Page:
[Reviewed by Simon Marshall-Jones]
Angela Slatter writes fairy-tales for adults, but not just any fairy-tales. They are not just ribald retellings, or tales which have been subverted merely for the sake of it. No, Ms Slatter delves much deeper than that, pile-driving her way to the core of the traditional fairy-tale, the type that we know so well courtesy of Hans Christian Andersen and the Brothers Grimm. As Jack Dann notes in his introduction (Caressing with Razors), many of these ‘traditional’ tales were themselves subverted to fit a patriarchal agenda, to shape the gender roles so beloved of the society prevailing at the time. Times have changed, but more often than not those traditional tales haven’t, and they are retold countless times preserving the original intent of the ‘retellers’.
In The Girl with No Hands, Slatter hauls some familiar tropes, willingly or not, into the 21st century. Her women, for instance, no longer bow to the patriarchal ‘head of the family’, the type of man who insists on carving the roast every Sunday and presiding at the top of the table. Instead, the females are liberated in every sense; mentally, psychologically and sexually. They know themselves and they know exactly what it is they want. Like the young girl in Red Skein, a riff on Little Red Riding Hood, who not only knows she’s different, but positively revels in that very difference from the others of her village. She isn’t afraid to show those around her exactly who she is, and also why her mother is wrong in attempting to stifle it. Then there’s the woman in The Little Match Girl, stoically unrepentant and in the end deciding her own fate, irrespective of the one handed down to her by male authority.
Power, and freedom, is vested in the hands of women to take control of their own lives, a point wonderfully made in the absolutely beautifully-wrought The Living Book. The female narrator is, quite literally, just that; a living book, with words flashing across her skin for all to read. She is made, ultimately, through nothing more than the pride of a male creator, (a point which can be read on so many different levels), and the denouément comes as the result of absorbing the ethics and ideas of the modern world. The female writer in Words knowingly has both power and freedom as well, a point she forcefully makes when her neighbours and compatriots cause her grief for expressing herself and wilfully defying the conventions and diktat of so-called ‘societal norms’.
Many of the men in Slatter’s stories appear weak, greedy and very flawed. Davide in Bluebeard is one such; he desires Lilly’s mother greatly, but there’s more than a hint he also desires the child’s flesh just as much as her mother’s. The same can be said of Master Justin De Freitas in Dresses, Three, inappropriately desiring above all else his beautiful niece Aurora. Then there’s the greedy, avaricious king looking to refill his impoverished coffers in Light as Mist, Heavy as Hope, a retelling of the Rumpelstiltskin tale, as well as the titular character being much nastier and sleazier than the original fairy-tale.
So far (and I put my hand up here willingly), what I have written appears to paint Ms. Slatter in a very heavy-handed feminist light. This is very far from the truth. There are good men here, as well as bad women. In The Girl with No Hands, although the girl’s father is depicted in a less than flattering way, the king is the very opposite, and is the epitome of the kindly, doting husband and father. Even the kingly character in the Rumpelstiltskin retelling becomes a model man once his fortunes have been restored. In Skin, the shortest and quite possibly the finest tale on offer here, the human husband of the Selkie girl is the most loving man that any woman can want. Slatter is also well aware that women are human, and therefore subject to the same species of frailties and evils as all people are. Not all of them are heroines; the mother in Frozen, who leaves her little son to freeze to death outside the bingo hall where she’s enjoying herself, is anything but. Neither is the Second Wife in The Juniper Tree, whose weakness is jealousy and whose subsequent companion is regret.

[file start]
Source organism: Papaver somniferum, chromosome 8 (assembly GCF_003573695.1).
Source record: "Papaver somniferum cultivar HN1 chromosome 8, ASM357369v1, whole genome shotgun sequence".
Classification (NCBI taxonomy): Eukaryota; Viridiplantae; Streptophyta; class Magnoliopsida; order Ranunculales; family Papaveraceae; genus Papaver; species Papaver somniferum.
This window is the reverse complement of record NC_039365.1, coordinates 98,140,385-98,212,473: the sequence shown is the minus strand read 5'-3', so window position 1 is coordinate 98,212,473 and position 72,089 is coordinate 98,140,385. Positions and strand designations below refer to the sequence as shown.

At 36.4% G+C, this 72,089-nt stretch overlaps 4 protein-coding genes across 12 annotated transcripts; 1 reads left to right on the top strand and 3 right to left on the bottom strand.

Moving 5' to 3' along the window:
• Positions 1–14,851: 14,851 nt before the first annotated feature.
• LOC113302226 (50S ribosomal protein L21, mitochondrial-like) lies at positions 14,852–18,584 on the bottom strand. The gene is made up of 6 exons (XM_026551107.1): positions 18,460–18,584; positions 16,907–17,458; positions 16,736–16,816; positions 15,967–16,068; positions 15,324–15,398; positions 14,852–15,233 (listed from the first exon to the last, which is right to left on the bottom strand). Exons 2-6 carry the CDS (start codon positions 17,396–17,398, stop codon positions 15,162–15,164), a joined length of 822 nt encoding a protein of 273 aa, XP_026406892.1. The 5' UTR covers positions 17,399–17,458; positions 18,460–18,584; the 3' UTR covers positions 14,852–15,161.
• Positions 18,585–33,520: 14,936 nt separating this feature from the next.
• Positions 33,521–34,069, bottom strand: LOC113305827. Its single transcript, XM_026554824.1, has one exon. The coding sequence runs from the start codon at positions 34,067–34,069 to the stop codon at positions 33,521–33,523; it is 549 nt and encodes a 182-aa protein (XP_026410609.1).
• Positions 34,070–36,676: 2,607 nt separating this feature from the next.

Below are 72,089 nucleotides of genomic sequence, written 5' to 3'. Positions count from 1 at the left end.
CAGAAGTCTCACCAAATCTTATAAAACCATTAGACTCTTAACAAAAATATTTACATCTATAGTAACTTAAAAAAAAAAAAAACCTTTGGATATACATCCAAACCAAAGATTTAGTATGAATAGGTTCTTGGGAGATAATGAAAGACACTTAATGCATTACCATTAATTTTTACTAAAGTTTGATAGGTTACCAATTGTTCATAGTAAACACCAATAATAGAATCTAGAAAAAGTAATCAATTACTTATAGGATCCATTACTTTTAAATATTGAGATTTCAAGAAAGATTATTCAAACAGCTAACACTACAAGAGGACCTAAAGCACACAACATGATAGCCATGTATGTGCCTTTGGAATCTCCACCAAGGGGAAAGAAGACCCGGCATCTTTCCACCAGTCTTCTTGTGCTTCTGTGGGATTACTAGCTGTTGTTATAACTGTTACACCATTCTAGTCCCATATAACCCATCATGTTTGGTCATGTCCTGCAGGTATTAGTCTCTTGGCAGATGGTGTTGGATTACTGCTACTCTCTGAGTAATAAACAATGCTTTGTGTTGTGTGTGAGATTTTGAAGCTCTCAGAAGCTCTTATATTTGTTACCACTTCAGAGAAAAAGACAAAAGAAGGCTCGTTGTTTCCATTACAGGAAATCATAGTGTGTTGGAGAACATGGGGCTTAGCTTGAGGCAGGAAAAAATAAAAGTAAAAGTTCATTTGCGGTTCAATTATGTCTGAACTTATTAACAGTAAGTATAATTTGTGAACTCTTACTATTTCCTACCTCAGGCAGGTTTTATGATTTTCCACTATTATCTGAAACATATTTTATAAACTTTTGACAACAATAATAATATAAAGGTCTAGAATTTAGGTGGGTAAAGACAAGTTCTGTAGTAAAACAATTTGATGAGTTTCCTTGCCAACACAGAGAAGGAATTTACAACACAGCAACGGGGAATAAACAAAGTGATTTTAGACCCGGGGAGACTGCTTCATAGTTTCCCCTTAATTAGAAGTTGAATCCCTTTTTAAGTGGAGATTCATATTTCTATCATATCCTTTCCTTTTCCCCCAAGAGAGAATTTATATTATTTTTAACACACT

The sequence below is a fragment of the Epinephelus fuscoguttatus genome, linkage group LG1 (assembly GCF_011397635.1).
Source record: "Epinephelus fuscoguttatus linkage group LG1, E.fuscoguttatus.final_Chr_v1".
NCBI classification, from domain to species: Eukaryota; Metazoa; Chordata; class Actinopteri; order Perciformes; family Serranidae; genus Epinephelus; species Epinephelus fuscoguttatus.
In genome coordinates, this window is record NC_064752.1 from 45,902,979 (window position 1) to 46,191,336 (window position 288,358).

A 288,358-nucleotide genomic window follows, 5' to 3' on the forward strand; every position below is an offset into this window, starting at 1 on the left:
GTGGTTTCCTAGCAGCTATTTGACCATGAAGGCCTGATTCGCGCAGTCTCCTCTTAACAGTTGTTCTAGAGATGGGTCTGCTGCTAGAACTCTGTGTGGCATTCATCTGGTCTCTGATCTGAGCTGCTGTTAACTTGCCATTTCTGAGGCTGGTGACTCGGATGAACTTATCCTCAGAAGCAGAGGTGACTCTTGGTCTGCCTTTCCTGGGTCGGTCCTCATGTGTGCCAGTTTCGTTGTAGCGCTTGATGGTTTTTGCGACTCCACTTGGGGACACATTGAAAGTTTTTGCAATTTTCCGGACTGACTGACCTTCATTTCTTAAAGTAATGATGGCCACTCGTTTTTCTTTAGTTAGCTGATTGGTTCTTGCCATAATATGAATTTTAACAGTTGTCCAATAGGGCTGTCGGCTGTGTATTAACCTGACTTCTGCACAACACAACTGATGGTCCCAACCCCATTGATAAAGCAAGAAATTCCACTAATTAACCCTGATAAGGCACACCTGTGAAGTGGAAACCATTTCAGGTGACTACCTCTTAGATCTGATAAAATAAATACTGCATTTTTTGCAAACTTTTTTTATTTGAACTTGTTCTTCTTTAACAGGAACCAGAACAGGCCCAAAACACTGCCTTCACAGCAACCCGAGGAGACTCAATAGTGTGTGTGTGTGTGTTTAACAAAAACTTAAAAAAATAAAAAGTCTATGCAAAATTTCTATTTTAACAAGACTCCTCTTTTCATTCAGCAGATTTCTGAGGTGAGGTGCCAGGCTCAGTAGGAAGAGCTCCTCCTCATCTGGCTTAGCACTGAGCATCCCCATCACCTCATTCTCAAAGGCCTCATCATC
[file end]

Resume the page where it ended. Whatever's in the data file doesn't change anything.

What I am trying to get at here, is the raw humanity of the panoply of people who live in Slatter’s tales. These are real people, with real emotions and real desires, real strengths and real weaknesses: a microcosm of the real world. Thus, whoever they are and however they behave, we empathise with them fully, both the good and the bad. Slatter has distilled that humanity into beautifully-written and brightly poetic tales, stories that sing out and resonate with our own experiences of the Big, Bad World. In the same fashion that the fairy-tales originally collected and reworked by Andersen and Joseph & Wilhelm Grimm closely mirrored the type of society and world they moved in, so do Slatter’s updated retellings reflect the world as it is now.
Above all, these stories sparkle and shine. It would have been far too easy to produce pastiches of traditional fairy-stories, just in order to put a point across. Slatter wants to redress the imbalances of the older iterations of the tales, and she succeeds in doing so by weaving her words with subtlety and finesse, rather than by being blunt. Just like, in fact, the originals defined the roles of children and gender without being explicit. This is what happens when these primal and powerful archetypes in prose are freed from the constraints of a world-view that no longer holds true. Their true power as purveyors of basic truths cannot be denied. More to the point here, Slatter has done so admirably, achieving a marriage that partners wonder with the prevailing zeitgeist of the early 21st century. On that basis alone, I heartily recommend that this book be sought out and digested – Slatter’s star is surely rising and it would be a shame to miss out on the celestial spectacle.